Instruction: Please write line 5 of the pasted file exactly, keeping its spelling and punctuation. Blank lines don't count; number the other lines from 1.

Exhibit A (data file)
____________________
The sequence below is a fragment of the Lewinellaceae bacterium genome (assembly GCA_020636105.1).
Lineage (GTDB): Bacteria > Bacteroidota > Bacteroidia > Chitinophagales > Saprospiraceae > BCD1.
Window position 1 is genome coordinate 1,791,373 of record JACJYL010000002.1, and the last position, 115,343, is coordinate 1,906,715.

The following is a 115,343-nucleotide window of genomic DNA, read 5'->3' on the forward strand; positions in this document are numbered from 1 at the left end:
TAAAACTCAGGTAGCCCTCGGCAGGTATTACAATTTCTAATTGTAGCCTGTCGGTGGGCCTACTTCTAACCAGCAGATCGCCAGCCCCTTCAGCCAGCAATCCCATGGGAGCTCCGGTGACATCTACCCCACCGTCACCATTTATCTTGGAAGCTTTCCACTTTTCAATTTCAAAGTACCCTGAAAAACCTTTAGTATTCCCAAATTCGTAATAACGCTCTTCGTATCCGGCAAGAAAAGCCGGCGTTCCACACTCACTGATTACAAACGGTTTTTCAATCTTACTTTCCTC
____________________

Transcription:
TAAAACTCAGGTAGCCCTCGGCAGGTATTACAATTTCTAATTGTAGCCTGTCGGTGGGCCTACTTCTAACCAGCAGATCGCCAGCCCCTTCAGCCAGCAATCCCATGGGAGCTCCGGTGACATCTACCCCACCGTCACCATTTATCTTGGAAGCTTTCCACTTTTCAATTTCAAAGTACCCTGAAAAACCTTTAGTATTCCCAAATTCGTAATAACGCTCTTCGTATCCGGCAAGAAAAGCCGGCGTTCCACACTCACTGATTACAAACGGTTTTTCAATCTTACTTTCCTC